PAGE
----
Using A Ketogenic Diet For Weight Loss Weight loss is a billion dollar industry for one major reason, people are not getting sustainable results. If you are looking to lose some stubborn fat and you have stumbled across this article, chances are you have been doing your research. The internet is filled with millions of opinions on how to lose weight and get healthy. With skyrocketing rates of obesity and related health conditions in the US, eating less and exercising more usually just doesn’t cut it. Fortunately, you are in the right place now. Based on the latest research and my experience, I am going to explain to you why you should consider the ketogenic diet for weight loss. I love the ketogenic diet for so many reasons. Not only can it boost your mental and physical performance, but it naturally and safely promotes fat burning as well. Another plus is that following a ketogenic diet, in my opinion, is not as limiting as some other diet strategies. I’m here to tell you that losing weight is possible while still enjoying delicious food! Most people, especially those who have unsuccessfully experimented with a new diet, cringe at the thought of adopting a new way of eating. The way they see it, they have to starve themselves, avoid all their favorite foods, and be satisfied with limited results. To me this is a ridiculous way to live your life and why the ketogenic diet is such a game changer. On a ketogenic diet, you simply reduce carb intake and increase your consumption of healthy fats until your body learns to burn fat for energy over sugar. This metabolic shift is advantageous for the body, your metabolism, your hormones, and all while keeping you full naturally. Because fats are such an efficient fuel source, you get hungry less often, you cut cravings, and Continue reading >>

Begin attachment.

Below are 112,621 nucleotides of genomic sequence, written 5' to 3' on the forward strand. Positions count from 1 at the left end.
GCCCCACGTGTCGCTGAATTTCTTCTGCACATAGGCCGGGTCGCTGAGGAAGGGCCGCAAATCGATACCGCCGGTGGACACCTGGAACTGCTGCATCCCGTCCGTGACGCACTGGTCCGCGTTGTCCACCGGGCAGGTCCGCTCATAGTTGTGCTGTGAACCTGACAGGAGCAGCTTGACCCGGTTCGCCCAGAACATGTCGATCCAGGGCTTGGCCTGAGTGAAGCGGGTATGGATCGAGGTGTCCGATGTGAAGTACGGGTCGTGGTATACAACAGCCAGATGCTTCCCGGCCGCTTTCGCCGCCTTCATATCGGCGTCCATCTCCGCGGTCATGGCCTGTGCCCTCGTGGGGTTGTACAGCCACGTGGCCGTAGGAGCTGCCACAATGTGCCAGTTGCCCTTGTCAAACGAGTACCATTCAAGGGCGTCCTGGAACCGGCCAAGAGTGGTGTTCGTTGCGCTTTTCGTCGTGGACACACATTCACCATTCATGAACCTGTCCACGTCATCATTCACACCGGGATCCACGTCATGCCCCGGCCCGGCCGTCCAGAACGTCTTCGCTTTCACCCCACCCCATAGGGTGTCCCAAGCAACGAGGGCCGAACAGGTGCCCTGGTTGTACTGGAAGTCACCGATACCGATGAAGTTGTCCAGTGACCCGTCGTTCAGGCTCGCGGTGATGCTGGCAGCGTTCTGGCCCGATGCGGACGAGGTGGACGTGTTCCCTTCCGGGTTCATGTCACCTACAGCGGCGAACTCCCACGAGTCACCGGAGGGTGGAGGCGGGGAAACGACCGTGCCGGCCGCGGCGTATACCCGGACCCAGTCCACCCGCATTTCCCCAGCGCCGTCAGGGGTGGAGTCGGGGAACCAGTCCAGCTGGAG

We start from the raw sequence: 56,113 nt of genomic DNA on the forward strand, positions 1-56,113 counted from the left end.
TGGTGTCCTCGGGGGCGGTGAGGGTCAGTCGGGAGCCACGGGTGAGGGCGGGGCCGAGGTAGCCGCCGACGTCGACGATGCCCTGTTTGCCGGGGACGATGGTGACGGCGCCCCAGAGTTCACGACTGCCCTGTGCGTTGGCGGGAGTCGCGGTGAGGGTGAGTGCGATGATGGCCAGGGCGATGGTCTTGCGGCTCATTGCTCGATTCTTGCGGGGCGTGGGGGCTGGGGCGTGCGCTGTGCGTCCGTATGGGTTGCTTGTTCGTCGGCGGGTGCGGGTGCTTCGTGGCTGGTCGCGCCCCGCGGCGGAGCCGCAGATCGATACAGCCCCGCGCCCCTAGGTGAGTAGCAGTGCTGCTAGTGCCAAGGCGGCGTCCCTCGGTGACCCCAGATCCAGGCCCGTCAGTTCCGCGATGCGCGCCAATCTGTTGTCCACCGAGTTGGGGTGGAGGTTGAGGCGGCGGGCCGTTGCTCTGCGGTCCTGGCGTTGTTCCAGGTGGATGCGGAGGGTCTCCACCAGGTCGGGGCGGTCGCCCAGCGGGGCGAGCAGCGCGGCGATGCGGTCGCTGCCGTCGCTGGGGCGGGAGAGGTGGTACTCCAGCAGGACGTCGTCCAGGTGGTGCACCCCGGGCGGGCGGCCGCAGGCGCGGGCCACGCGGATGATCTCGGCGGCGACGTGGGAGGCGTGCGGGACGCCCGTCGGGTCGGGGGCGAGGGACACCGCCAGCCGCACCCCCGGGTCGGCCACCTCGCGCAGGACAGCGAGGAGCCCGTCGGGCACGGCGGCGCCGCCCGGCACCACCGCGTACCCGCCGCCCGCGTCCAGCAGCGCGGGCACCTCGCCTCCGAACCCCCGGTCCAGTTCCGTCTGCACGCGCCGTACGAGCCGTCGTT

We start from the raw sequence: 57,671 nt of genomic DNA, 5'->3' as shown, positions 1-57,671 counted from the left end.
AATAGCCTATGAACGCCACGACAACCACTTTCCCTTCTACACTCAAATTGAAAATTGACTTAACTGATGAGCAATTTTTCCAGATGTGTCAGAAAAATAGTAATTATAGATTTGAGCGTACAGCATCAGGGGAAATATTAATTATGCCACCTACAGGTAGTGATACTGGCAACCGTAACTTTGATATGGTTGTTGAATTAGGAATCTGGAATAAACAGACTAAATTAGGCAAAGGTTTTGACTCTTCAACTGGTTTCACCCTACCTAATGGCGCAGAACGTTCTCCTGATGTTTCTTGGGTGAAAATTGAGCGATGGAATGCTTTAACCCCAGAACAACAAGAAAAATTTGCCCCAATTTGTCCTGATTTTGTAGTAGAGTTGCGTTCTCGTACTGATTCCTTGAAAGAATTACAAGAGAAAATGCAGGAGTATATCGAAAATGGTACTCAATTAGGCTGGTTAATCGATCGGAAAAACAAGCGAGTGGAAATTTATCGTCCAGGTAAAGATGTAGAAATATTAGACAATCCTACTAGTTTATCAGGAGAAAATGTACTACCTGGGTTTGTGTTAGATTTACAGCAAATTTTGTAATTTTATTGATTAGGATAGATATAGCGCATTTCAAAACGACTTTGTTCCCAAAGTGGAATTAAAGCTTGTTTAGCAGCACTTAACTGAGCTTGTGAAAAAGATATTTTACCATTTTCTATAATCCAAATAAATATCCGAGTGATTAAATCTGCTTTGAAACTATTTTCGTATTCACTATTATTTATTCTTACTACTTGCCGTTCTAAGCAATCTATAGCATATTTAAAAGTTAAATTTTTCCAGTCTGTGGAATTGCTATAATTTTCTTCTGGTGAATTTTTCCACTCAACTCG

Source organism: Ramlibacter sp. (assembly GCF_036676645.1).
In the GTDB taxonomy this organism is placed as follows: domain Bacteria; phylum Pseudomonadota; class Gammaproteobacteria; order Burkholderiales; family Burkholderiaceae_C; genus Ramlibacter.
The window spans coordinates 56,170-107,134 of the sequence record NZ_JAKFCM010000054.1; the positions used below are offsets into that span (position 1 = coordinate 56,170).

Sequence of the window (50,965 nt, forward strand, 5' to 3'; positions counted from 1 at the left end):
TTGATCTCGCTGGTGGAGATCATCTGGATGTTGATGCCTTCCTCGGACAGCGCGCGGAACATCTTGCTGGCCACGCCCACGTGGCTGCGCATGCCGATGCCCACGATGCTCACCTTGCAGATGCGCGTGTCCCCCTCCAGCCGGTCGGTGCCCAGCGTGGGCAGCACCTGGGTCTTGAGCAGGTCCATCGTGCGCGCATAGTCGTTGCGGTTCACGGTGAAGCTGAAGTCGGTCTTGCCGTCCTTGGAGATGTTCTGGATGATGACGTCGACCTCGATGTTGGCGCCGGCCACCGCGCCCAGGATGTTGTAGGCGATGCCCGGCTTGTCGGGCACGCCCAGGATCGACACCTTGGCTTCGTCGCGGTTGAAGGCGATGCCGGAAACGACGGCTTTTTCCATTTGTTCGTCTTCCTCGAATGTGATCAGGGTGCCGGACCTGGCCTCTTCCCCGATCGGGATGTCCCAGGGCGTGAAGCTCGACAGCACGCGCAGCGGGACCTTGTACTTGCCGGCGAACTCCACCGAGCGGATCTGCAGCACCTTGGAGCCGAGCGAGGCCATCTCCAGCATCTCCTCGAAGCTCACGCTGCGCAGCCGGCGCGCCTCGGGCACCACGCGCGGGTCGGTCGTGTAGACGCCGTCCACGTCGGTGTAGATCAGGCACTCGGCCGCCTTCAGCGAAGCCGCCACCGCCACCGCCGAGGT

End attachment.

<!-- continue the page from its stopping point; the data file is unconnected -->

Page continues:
7 Days On The Ketogenic Diet

7 Days On The Ketogenic Diet